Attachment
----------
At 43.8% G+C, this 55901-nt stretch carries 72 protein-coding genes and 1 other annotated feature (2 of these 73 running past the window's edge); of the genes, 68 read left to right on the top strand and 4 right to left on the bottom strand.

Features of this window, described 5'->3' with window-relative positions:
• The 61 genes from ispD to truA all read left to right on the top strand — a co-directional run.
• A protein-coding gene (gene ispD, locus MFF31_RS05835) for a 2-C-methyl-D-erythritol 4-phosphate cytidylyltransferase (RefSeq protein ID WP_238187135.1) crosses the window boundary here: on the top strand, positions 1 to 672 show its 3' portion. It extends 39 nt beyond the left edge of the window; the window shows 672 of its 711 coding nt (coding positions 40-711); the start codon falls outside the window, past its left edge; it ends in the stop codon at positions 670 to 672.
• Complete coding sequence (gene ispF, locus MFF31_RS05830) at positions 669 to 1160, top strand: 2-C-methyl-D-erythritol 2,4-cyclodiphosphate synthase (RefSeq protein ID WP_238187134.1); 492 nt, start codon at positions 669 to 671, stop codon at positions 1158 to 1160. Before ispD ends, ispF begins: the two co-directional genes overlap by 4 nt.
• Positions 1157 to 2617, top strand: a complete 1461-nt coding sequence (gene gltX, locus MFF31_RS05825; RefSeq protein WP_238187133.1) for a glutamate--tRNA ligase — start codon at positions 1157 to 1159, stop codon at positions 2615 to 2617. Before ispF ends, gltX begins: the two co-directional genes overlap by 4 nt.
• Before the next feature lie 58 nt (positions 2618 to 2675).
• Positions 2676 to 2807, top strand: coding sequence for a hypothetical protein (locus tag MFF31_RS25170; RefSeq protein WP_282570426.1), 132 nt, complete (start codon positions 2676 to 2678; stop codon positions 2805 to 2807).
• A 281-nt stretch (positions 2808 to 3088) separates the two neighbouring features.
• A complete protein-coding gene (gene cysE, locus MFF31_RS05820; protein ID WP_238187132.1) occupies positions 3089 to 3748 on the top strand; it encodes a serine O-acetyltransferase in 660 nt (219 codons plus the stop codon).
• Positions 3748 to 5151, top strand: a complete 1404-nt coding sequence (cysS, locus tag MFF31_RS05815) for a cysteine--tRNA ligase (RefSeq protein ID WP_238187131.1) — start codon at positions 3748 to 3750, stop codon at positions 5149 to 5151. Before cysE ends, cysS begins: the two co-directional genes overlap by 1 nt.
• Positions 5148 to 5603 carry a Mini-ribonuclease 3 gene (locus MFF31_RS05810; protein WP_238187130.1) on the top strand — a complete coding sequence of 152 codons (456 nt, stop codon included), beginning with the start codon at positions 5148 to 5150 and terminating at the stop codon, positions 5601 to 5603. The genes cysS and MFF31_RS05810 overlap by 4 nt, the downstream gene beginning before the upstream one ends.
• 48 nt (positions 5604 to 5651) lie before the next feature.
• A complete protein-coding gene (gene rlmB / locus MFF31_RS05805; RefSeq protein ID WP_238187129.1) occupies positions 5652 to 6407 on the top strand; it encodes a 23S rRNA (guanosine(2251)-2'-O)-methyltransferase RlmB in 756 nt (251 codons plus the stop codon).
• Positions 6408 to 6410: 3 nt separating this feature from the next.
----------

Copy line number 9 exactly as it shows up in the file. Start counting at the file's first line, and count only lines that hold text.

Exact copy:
• A 281-nt stretch (positions 2808 to 3088) separates the two neighbouring features.